|Mearls! *shakes fist*|
Mearls' presentation is fallacious from the very start. He references 1st edition D&D as a paragon of a sliding scale, in which a Fighter (Fighting Man? Warrior? Call it whatever you want...he's still a guy with a sword) is essentially like playing on "easy mode" for the entry levels. "You had more hit points, better AC, access to weapons," Mearls says, "...when it came time to use the rules to determine if you lived or died, the fighter had a leg up at low levels. He continues this assertion with the progressive rise of the magic-user (mage/wizard/etc.) in power, as they begin to be able to cast world-breaking spells like Wish, Shapechange, and *gasp* Fireball.
|Illogical penguin is illogical.|
Truth be told, 4e's done a fairly admirable job of finding the elusive sweet spot--wizards don't feel as frail, and can occasionally even take a punch, while fighters and other warriors have abilities that keep them on par with their mythic and literary counterparts. But, Mearls' argument seems to fly in the face of this logic, as he compares this inversely-proportional relationship favorably to deck-building in collectable card games: where some decks are built to win now, others favor a slow build-up and a powerful endgame.
The problem with Mearls' ideas stems from the fact that no player plays D&D in a vacuum. If I were playing a video game--let's use Blizzard's seminal Diablo II as an example--it would be fine for me to place myself on that continuum. If I wanted, I could build a character in DII that would do very well in the act that I'm currently in: given a Barbarian, for example, I could put points in the level 1 skill "Bash" and pump up the Mastery skill for whatever weapon I wanted to wield. It wouldn't necessarily be very good for the end-game, but for the start of the game, I'd be a powerhouse. Inversely, if I wanted to build a character to succeed in "Hell" difficulty, I would reserve my skill points for some of the later, more powerful skills like "Whirlwind" or "Berzerk". Yes, I'd be crippled for the time being, but I'd be able to take on Diablo and Baal with better high-level skills.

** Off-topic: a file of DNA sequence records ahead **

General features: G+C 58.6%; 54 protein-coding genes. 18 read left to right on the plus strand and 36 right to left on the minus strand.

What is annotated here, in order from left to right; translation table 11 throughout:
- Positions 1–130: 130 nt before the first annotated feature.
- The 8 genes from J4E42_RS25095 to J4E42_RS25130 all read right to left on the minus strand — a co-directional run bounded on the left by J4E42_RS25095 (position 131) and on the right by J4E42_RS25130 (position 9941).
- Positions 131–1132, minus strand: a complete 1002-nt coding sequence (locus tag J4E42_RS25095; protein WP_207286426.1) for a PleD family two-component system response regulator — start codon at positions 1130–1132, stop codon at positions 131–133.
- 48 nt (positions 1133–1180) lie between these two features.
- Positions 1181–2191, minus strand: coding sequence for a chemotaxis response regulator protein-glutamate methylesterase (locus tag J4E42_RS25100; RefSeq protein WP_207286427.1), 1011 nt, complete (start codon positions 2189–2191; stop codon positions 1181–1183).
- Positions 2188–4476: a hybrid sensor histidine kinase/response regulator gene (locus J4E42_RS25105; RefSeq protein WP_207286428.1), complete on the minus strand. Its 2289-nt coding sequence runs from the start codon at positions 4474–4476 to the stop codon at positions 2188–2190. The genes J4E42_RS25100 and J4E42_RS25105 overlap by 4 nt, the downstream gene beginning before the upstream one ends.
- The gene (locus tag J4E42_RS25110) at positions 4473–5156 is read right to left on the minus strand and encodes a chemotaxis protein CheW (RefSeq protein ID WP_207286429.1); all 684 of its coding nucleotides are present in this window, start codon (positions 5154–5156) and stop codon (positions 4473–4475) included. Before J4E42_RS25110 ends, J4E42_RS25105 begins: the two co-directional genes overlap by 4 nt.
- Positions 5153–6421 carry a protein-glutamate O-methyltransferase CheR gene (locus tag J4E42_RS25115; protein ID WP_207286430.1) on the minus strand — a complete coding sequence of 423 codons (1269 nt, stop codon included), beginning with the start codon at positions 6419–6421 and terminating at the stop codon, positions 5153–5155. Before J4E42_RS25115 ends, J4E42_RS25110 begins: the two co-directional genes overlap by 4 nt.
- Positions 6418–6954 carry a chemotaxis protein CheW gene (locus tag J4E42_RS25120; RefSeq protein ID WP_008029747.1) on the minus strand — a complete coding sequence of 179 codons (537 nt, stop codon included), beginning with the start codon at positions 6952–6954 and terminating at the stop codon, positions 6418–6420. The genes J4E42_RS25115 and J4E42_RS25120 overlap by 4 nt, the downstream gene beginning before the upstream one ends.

That's great for playing solo, because it's my choice, but D&D doesn't work like that. It's a social activity. It's not fair or even remotely reasonable to implicitly ask one, two, or more players to essentially step aside, because "your class isn't important yet/anymore". True, the role-playing aspects of D&D and other games place a limit on this, but the idea that this sort of thought-process is still pervasive, even celebrated, at the world's largest rpg-publisher is baffling.
|Pitiful 3rd level cult sorcerers are |
no match for Conan'smighty Cleave feat!
Mearls' argument also runs on the assumption that most campaigns start at 1st level and run through the gamut of the game. This strikes me as particularly confusing, as Mearls and others at WotC have cited in the past numerous times, that this is not the case. In fact, it's an exceptional rarity. As it turns out, most home games take place between 6th and 15th level, in that aforementioned "sweet spot", and only run in a given campaign for about a year to a year and a half. If that's the case, and the marketing department knows this....why support a paradigm that intentionally deviates from what the market is telling you that it wants?!
All the data in the world doesn't do any good, if you don't actually do anything with it. If the people want game balance, then that's what your design aim should be. If people are going to play as a group, then you need to accomodate that as a goal. And, if you're going to shoot for a "sweet spot", don't build mechanics that inherantly defy that aim!